By Gordon Brown
LONDON – The recent March for Our Lives in the United States inspired millions not just across America, but also around the world. Until the nationwide demonstrations on March 24, most people thought that little new could be added to the conversation about the seemingly endless rounds of gun killings.
Yet the brave and moving way in which, out of their anguish and pain, young people told the world that decisions on gun laws and safe schools are too important to be left to adults who had let them down has reshaped the political landscape, perhaps permanently and fundamentally.
It’s not just in America that a youth-led revolution is coming alive. Around the world, young people are becoming a power in their own right. Millions of young people are now engaged in what has become the civil-rights struggle of our time – the fight for every child’s right to go to school, and to do so in safety.
In India, the Global March Against Child Labor has mobilized hundreds of thousands of young people, who have walked millions of miles demanding an end to child labor and the right to go to school.
Likewise, in Bangladesh, starting in the remote Nilphamari district, thousands of girls have driven forward the “wedding busters” movement to create “child marriage-free zones.” Inspired by the Girls Not Brides movement, and at the risk of beatings and sometimes murder, schoolgirls have united to defy their own parents to prevent forced marriages that would cut short their childhood and deprive them of an education. And, in Nigeria, the group Youth Advocates for Change marched through the capital Abuja in 2015 demanding safe schools and proper police and army protection against the terrorist extremists of Boko Haram (whose name means “Western education is a sin”).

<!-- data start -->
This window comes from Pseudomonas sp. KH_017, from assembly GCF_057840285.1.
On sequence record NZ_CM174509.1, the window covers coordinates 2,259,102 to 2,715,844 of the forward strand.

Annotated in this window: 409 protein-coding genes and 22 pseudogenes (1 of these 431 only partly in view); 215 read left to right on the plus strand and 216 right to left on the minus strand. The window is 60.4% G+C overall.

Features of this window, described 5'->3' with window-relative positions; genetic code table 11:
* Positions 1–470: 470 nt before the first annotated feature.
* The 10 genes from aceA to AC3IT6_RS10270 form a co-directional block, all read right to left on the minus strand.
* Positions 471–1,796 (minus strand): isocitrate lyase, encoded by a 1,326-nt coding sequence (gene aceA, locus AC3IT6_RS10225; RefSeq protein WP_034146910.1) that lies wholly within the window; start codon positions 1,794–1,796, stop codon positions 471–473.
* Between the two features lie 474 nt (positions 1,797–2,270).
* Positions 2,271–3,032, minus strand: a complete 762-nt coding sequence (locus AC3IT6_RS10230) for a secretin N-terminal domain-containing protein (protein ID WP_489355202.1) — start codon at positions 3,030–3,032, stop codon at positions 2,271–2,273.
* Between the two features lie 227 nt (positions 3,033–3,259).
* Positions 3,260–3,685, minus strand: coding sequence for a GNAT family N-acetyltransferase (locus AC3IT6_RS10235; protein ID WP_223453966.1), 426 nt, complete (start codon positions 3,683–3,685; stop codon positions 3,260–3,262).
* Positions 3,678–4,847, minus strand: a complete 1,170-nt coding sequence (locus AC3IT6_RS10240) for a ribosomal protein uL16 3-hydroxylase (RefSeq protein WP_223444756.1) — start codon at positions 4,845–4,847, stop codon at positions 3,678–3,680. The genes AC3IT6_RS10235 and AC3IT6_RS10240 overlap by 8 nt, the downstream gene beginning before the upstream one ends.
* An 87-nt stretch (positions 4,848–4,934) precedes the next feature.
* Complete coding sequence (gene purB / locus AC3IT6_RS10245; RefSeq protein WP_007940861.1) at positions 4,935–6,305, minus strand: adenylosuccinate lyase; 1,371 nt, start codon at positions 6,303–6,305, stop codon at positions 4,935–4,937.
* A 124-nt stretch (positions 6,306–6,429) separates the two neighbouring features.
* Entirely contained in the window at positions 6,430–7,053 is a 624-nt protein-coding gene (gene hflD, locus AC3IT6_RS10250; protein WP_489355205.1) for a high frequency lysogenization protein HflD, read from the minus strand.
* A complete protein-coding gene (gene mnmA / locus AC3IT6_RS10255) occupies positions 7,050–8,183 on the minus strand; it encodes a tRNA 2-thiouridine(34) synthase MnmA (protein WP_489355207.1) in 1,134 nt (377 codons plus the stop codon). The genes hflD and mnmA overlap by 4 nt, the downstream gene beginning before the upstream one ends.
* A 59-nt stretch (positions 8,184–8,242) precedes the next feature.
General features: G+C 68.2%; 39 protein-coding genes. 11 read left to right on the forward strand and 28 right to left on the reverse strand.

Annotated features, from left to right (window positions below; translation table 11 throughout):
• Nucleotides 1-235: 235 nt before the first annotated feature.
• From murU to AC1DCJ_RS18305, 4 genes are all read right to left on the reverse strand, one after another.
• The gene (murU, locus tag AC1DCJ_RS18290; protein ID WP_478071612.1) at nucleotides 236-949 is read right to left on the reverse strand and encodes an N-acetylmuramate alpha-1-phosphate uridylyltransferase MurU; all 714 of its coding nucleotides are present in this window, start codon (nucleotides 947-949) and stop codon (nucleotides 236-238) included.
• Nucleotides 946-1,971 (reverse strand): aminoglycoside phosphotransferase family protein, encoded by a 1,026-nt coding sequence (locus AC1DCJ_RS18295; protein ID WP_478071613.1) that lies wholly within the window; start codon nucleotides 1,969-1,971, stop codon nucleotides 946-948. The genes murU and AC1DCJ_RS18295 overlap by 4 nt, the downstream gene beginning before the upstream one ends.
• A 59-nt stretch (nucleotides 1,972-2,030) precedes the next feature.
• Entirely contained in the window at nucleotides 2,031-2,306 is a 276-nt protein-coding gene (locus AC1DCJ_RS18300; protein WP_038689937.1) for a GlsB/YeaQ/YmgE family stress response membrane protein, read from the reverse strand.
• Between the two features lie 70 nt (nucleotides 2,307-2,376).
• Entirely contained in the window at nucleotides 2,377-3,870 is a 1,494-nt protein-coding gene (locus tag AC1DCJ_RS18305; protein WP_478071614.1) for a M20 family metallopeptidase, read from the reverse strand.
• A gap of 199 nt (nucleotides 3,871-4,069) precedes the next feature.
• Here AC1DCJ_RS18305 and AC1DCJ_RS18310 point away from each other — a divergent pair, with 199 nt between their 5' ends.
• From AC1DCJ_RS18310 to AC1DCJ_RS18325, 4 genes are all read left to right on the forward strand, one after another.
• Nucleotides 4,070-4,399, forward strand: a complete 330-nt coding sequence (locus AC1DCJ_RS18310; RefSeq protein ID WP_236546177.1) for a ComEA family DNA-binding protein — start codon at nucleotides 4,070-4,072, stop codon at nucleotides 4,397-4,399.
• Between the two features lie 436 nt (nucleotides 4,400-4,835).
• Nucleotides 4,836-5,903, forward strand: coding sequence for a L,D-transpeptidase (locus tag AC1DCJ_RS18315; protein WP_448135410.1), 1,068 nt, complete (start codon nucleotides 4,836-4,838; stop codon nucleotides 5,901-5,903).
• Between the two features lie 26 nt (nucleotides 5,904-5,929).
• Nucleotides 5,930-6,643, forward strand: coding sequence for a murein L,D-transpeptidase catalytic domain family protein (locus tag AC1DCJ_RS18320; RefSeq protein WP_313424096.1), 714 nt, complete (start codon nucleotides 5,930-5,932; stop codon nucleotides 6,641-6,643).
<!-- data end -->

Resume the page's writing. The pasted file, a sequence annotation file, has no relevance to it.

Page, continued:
The picture is clear: we are in the midst of a fight for freedom that has gone global. It includes girls in India demonstrating against police inaction over sexual assaults; Pakistani schoolchildren marching through Lahore after the latest Taliban attack on schools; young people on the streets of Cameroon’s capital, Yaoundé, supporting refugees; and Yemeni students demonstrating against a war that has destroyed hundreds of schools and left two million children with no education.
The global youth uprising has intensified this year. In January, 40 million children and adults in India protested against child marriage by forming a human chain stretching more than 8,000 miles, woven through village after village in Bihar state. In February, Peruvian students were fired upon in Lima as they demonstrated against what they called the “Youth Slave Law,” which would employ students as unpaid interns. And thousands of students have taken to the streets in Honduras and India to oppose the rising cost of higher education.